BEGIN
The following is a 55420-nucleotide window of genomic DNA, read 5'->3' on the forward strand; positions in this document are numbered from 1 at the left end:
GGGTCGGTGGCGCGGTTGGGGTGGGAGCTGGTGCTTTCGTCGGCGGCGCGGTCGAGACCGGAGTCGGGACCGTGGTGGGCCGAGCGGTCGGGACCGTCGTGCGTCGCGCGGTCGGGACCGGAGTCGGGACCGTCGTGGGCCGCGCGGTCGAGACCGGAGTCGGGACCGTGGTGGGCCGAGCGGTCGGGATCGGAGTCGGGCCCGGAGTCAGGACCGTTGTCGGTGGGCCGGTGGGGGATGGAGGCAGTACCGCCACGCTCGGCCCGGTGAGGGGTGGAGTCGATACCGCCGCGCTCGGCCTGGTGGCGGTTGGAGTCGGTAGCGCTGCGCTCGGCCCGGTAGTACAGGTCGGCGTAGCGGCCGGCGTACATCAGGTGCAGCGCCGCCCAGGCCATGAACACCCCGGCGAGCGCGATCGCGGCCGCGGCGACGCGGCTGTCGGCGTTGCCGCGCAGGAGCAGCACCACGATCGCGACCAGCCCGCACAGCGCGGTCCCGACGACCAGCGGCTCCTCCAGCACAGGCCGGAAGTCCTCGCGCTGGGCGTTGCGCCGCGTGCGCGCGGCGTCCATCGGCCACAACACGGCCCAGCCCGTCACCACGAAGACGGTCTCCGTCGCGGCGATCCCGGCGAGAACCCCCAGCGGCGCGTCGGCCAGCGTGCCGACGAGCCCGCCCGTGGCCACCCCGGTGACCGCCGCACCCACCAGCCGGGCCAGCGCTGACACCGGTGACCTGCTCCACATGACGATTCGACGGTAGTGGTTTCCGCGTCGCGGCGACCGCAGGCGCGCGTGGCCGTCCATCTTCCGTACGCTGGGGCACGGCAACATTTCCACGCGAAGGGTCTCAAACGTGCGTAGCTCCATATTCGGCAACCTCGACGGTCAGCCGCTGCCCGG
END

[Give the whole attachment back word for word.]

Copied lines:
The following is a 55420-nucleotide window of genomic DNA, read 5'->3' on the forward strand; positions in this document are numbered from 1 at the left end:
GGGTCGGTGGCGCGGTTGGGGTGGGAGCTGGTGCTTTCGTCGGCGGCGCGGTCGAGACCGGAGTCGGGACCGTGGTGGGCCGAGCGGTCGGGACCGTCGTGCGTCGCGCGGTCGGGACCGGAGTCGGGACCGTCGTGGGCCGCGCGGTCGAGACCGGAGTCGGGACCGTGGTGGGCCGAGCGGTCGGGATCGGAGTCGGGCCCGGAGTCAGGACCGTTGTCGGTGGGCCGGTGGGGGATGGAGGCAGTACCGCCACGCTCGGCCCGGTGAGGGGTGGAGTCGATACCGCCGCGCTCGGCCTGGTGGCGGTTGGAGTCGGTAGCGCTGCGCTCGGCCCGGTAGTACAGGTCGGCGTAGCGGCCGGCGTACATCAGGTGCAGCGCCGCCCAGGCCATGAACACCCCGGCGAGCGCGATCGCGGCCGCGGCGACGCGGCTGTCGGCGTTGCCGCGCAGGAGCAGCACCACGATCGCGACCAGCCCGCACAGCGCGGTCCCGACGACCAGCGGCTCCTCCAGCACAGGCCGGAAGTCCTCGCGCTGGGCGTTGCGCCGCGTGCGCGCGGCGTCCATCGGCCACAACACGGCCCAGCCCGTCACCACGAAGACGGTCTCCGTCGCGGCGATCCCGGCGAGAACCCCCAGCGGCGCGTCGGCCAGCGTGCCGACGAGCCCGCCCGTGGCCACCCCGGTGACCGCCGCACCCACCAGCCGGGCCAGCGCTGACACCGGTGACCTGCTCCACATGACGATTCGACGGTAGTGGTTTCCGCGTCGCGGCGACCGCAGGCGCGCGTGGCCGTCCATCTTCCGTACGCTGGGGCACGGCAACATTTCCACGCGAAGGGTCTCAAACGTGCGTAGCTCCATATTCGGCAACCTCGACGGTCAGCCGCTGCCCGG